Applying For a Government Job – How to Nail Your Cover Letter For Positions With Selection Criteria
By Dawn Richards
Applying for a government job is a bit like doing a jigsaw puzzle. It’s sometimes difficult to work out how to fit the pieces together to create the right picture. Many organizations require you to complete a Cover Form or Application Form, so do you need to supply a cover letter as well?
YES, you do!
This is because a cover letter provides another opportunity to ‘sell’ yourself. It provides the chance to highlight your achievements and show the employer how your experience and skills can help them to achieve their goals.
Here’s an easy step-by-step guide for writing a cover letter for a role that includes selection criteria:
- Put the job title and vacancy reference number under the date in bold, e.g. Re position: Customer Service Officer (A03) VRN: 335/06.
- Find out the name of the person who will be reading your application and personally address your letter, checking that you have the correct spelling and title. (If you don’t know the person’s name, use ‘Good morning’ as the greeting rather than the deadly dull ‘Dear Sir or Madam’.)
- In the first paragraph state where and when you saw the advertisement, the reason for the letter and what you are including in your application. e.g. I wish to apply for the position of ‘Customer Service Officer’ as advertised on the Careerone website on 25 August 2009.[ad#Google Adsense]
- In the second paragraph, state what you are including in your application. e.g. To support my application, I have included my responses to the selection criteria, a copy of my résumé and three referees who can vouch for my work performance.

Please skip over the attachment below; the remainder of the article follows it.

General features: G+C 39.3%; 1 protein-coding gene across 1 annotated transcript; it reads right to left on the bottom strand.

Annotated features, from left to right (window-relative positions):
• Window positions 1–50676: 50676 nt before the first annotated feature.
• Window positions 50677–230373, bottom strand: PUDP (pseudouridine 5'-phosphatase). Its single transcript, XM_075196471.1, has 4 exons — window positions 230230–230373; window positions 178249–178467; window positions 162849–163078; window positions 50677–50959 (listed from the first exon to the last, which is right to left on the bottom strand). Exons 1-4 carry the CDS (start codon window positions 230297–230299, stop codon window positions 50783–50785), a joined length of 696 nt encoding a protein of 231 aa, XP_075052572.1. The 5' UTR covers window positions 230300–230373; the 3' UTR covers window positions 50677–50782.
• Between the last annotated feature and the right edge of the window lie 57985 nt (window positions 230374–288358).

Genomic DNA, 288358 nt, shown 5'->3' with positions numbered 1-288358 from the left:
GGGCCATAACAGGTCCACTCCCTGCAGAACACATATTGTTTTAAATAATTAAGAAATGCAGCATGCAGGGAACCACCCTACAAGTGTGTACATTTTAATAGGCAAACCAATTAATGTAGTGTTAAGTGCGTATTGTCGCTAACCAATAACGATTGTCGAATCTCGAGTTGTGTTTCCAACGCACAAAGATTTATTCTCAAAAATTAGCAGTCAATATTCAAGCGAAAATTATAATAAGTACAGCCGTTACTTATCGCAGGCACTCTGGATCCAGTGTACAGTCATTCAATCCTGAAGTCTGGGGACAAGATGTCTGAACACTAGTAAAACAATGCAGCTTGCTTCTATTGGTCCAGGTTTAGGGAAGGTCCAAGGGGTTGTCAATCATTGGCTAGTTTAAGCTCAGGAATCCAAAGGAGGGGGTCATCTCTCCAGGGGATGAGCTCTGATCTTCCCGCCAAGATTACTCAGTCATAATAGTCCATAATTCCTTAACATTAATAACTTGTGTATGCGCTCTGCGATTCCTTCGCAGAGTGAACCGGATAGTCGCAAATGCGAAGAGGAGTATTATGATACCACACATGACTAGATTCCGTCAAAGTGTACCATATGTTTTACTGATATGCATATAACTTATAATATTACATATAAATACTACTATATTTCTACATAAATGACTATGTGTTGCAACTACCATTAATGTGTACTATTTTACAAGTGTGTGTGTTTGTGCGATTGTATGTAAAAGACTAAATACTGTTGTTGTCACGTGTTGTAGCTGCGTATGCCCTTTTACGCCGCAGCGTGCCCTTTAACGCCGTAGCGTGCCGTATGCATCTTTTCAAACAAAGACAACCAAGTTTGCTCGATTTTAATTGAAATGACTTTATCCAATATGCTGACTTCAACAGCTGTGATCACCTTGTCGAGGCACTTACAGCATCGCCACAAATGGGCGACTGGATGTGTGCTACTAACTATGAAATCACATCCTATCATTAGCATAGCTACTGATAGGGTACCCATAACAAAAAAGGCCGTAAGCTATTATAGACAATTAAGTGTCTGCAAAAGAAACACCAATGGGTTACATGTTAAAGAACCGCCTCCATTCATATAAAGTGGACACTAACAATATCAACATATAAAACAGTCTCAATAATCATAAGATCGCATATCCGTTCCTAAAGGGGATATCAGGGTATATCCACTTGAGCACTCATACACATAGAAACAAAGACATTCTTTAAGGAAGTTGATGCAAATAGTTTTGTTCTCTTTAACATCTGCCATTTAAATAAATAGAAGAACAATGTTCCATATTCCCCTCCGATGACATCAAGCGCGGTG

- In the third paragraph, refer to your qualifications, skills and experience to explain how you match the requirements of the position. e.g. I hold a Diploma of Frontline Management and have five years’ experience in customer service roles.
- In this paragraph, include a few of your key achievements and use a quote from ‘secret sales documents like appraisals and written references to build credibility and ‘sell’ your claims. e.g. I am confident that I have the skills and experience to be an asset in this role. In my last appraisal, my manager states: ‘Mary has built strong relationships with our clients, resulting in a 43% increase in sales.’
- Finish with a strong close, as if you expect to be selected for an interview. e.g. I look forward to discussing this position with you in an interview.
- For hard copy applications, personally sign your letter and type your name below your signature. For online applications, you can use a different font to indicate you’ve signed your letter or use a digital signature.
- Add ‘enc.’ at the bottom of your letter. This means ‘enclosure’ and is used if you are adding other documentation such as a résumé and selection criteria statement.
- Proofread for errors in spelling, grammar, typos, phone numbers, email addresses, postal addresses, job titles, and so on. Your application must be 100% error- free.
- Keep the letter to one page in length.
Dawn Richards is a popular guest speaker at Careers Expos and is the author of best-selling career books, ‘Selection Criteria Toolkit’, ‘Get That Government Job’ and ‘From Fired to Hired’. She uses her background in marketing to teach applicants how to sell themselves in their applications and at the interview. For free articles on all aspects of careers, visit http://www.smartstartmarketing.com.au.
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